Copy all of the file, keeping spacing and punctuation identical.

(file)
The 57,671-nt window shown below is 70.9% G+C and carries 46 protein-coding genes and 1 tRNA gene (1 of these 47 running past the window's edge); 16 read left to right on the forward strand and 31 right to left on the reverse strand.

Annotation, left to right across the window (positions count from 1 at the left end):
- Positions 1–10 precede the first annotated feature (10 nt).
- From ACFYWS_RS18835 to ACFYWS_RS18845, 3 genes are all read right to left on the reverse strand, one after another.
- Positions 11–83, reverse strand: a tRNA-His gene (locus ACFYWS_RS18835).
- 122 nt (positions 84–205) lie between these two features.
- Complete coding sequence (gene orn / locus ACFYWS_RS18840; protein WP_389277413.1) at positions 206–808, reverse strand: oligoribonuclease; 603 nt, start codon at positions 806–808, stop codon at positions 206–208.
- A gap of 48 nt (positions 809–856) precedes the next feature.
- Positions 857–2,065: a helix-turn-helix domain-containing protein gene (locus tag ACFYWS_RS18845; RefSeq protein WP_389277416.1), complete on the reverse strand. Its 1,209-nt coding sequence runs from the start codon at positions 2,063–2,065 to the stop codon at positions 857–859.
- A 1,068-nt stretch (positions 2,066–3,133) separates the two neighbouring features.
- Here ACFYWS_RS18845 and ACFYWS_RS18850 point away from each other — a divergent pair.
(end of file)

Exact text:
The 57,671-nt window shown below is 70.9% G+C and carries 46 protein-coding genes and 1 tRNA gene (1 of these 47 running past the window's edge); 16 read left to right on the forward strand and 31 right to left on the reverse strand.

Annotation, left to right across the window (positions count from 1 at the left end):
- Positions 1–10 precede the first annotated feature (10 nt).
- From ACFYWS_RS18835 to ACFYWS_RS18845, 3 genes are all read right to left on the reverse strand, one after another.
- Positions 11–83, reverse strand: a tRNA-His gene (locus ACFYWS_RS18835).
- 122 nt (positions 84–205) lie between these two features.
- Complete coding sequence (gene orn / locus ACFYWS_RS18840; protein WP_389277413.1) at positions 206–808, reverse strand: oligoribonuclease; 603 nt, start codon at positions 806–808, stop codon at positions 206–208.
- A gap of 48 nt (positions 809–856) precedes the next feature.
- Positions 857–2,065: a helix-turn-helix domain-containing protein gene (locus tag ACFYWS_RS18845; RefSeq protein WP_389277416.1), complete on the reverse strand. Its 1,209-nt coding sequence runs from the start codon at positions 2,063–2,065 to the stop codon at positions 857–859.
- A 1,068-nt stretch (positions 2,066–3,133) separates the two neighbouring features.
- Here ACFYWS_RS18845 and ACFYWS_RS18850 point away from each other — a divergent pair.